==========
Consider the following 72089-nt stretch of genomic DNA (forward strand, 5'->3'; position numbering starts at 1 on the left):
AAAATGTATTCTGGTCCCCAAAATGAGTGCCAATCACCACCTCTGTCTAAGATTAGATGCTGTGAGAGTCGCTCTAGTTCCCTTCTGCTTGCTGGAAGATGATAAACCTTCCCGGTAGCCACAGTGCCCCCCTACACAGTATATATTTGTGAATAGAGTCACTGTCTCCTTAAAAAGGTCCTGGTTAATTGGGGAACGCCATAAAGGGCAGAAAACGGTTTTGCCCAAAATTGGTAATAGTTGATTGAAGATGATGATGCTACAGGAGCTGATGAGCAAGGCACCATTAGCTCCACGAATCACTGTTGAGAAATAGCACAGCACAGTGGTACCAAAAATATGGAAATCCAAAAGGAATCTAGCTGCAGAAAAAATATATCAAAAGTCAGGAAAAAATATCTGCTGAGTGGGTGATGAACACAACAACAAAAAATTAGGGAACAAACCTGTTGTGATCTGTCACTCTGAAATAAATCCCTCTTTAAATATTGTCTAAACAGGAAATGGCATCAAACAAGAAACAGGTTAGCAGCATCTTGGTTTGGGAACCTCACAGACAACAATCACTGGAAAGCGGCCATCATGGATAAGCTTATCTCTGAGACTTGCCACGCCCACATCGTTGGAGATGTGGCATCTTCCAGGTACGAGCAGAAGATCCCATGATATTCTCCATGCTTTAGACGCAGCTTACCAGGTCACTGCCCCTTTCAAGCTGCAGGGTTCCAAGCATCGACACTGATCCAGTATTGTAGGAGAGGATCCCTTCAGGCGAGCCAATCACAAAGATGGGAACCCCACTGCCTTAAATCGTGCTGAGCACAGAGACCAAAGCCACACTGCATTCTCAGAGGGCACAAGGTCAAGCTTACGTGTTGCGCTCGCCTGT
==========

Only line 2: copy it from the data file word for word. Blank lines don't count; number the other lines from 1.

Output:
AAAATGTATTCTGGTCCCCAAAATGAGTGCCAATCACCACCTCTGTCTAAGATTAGATGCTGTGAGAGTCGCTCTAGTTCCCTTCTGCTTGCTGGAAGATGATAAACCTTCCCGGTAGCCACAGTGCCCCCCTACACAGTATATATTTGTGAATAGAGTCACTGTCTCCTTAAAAAGGTCCTGGTTAATTGGGGAACGCCATAAAGGGCAGAAAACGGTTTTGCCCAAAATTGGTAATAGTTGATTGAAGATGATGATGCTACAGGAGCTGATGAGCAAGGCACCATTAGCTCCACGAATCACTGTTGAGAAATAGCACAGCACAGTGGTACCAAAAATATGGAAATCCAAAAGGAATCTAGCTGCAGAAAAAATATATCAAAAGTCAGGAAAAAATATCTGCTGAGTGGGTGATGAACACAACAACAAAAAATTAGGGAACAAACCTGTTGTGATCTGTCACTCTGAAATAAATCCCTCTTTAAATATTGTCTAAACAGGAAATGGCATCAAACAAGAAACAGGTTAGCAGCATCTTGGTTTGGGAACCTCACAGACAACAATCACTGGAAAGCGGCCATCATGGATAAGCTTATCTCTGAGACTTGCCACGCCCACATCGTTGGAGATGTGGCATCTTCCAGGTACGAGCAGAAGATCCCATGATATTCTCCATGCTTTAGACGCAGCTTACCAGGTCACTGCCCCTTTCAAGCTGCAGGGTTCCAAGCATCGACACTGATCCAGTATTGTAGGAGAGGATCCCTTCAGGCGAGCCAATCACAAAGATGGGAACCCCACTGCCTTAAATCGTGCTGAGCACAGAGACCAAAGCCACACTGCATTCTCAGAGGGCACAAGGTCAAGCTTACGTGTTGCGCTCGCCTGT